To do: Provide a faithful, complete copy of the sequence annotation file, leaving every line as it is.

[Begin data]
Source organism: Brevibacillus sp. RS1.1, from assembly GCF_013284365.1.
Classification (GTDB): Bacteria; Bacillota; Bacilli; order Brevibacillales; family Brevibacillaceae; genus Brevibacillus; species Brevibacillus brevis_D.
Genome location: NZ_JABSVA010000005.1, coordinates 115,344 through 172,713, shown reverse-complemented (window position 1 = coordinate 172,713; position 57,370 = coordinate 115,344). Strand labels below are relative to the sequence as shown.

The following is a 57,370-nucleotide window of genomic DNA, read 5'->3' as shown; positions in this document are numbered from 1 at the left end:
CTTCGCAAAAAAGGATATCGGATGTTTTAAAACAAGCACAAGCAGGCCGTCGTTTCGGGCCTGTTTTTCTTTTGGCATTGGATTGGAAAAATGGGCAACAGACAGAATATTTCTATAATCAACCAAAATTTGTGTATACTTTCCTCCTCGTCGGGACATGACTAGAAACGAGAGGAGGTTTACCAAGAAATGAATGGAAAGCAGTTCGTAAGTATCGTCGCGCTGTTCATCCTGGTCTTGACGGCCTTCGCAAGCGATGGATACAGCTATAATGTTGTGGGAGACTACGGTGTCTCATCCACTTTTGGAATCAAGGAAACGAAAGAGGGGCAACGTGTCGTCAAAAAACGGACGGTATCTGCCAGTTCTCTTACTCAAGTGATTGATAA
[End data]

Source organism: Brevibacillus sp. RS1.1, from assembly GCF_013284365.1.
Classification (GTDB): Bacteria; Bacillota; Bacilli; order Brevibacillales; family Brevibacillaceae; genus Brevibacillus; species Brevibacillus brevis_D.
Genome location: NZ_JABSVA010000005.1, coordinates 115,344 through 172,713, shown reverse-complemented (window position 1 = coordinate 172,713; position 57,370 = coordinate 115,344). Strand labels below are relative to the sequence as shown.

The following is a 57,370-nucleotide window of genomic DNA, read 5'->3' as shown; positions in this document are numbered from 1 at the left end:
CTTCGCAAAAAAGGATATCGGATGTTTTAAAACAAGCACAAGCAGGCCGTCGTTTCGGGCCTGTTTTTCTTTTGGCATTGGATTGGAAAAATGGGCAACAGACAGAATATTTCTATAATCAACCAAAATTTGTGTATACTTTCCTCCTCGTCGGGACATGACTAGAAACGAGAGGAGGTTTACCAAGAAATGAATGGAAAGCAGTTCGTAAGTATCGTCGCGCTGTTCATCCTGGTCTTGACGGCCTTCGCAAGCGATGGATACAGCTATAATGTTGTGGGAGACTACGGTGTCTCATCCACTTTTGGAATCAAGGAAACGAAAGAGGGGCAACGTGTCGTCAAAAAACGGACGGTATCTGCCAGTTCTCTTACTCAAGTGATTGATAA